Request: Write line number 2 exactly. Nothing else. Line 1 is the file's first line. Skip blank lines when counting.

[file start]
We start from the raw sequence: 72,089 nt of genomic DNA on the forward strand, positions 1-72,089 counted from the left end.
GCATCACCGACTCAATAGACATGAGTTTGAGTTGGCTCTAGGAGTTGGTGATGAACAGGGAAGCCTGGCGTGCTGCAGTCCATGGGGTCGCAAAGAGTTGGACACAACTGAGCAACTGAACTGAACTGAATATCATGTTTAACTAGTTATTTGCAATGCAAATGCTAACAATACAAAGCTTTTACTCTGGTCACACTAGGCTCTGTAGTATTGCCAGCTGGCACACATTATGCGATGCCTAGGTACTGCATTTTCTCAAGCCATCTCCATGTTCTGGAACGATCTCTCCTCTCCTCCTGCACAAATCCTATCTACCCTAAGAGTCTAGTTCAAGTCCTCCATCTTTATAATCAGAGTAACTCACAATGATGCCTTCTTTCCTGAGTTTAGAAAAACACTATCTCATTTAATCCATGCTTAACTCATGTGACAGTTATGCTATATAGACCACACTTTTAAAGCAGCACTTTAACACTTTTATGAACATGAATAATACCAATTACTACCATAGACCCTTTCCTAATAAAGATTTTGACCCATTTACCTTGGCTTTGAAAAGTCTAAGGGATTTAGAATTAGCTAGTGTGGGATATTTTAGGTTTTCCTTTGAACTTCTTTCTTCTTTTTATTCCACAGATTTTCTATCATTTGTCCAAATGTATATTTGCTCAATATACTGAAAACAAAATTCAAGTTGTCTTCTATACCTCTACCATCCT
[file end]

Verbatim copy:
GCATCACCGACTCAATAGACATGAGTTTGAGTTGGCTCTAGGAGTTGGTGATGAACAGGGAAGCCTGGCGTGCTGCAGTCCATGGGGTCGCAAAGAGTTGGACACAACTGAGCAACTGAACTGAACTGAATATCATGTTTAACTAGTTATTTGCAATGCAAATGCTAACAATACAAAGCTTTTACTCTGGTCACACTAGGCTCTGTAGTATTGCCAGCTGGCACACATTATGCGATGCCTAGGTACTGCATTTTCTCAAGCCATCTCCATGTTCTGGAACGATCTCTCCTCTCCTCCTGCACAAATCCTATCTACCCTAAGAGTCTAGTTCAAGTCCTCCATCTTTATAATCAGAGTAACTCACAATGATGCCTTCTTTCCTGAGTTTAGAAAAACACTATCTCATTTAATCCATGCTTAACTCATGTGACAGTTATGCTATATAGACCACACTTTTAAAGCAGCACTTTAACACTTTTATGAACATGAATAATACCAATTACTACCATAGACCCTTTCCTAATAAAGATTTTGACCCATTTACCTTGGCTTTGAAAAGTCTAAGGGATTTAGAATTAGCTAGTGTGGGATATTTTAGGTTTTCCTTTGAACTTCTTTCTTCTTTTTATTCCACAGATTTTCTATCATTTGTCCAAATGTATATTTGCTCAATATACTGAAAACAAAATTCAAGTTGTCTTCTATACCTCTACCATCCT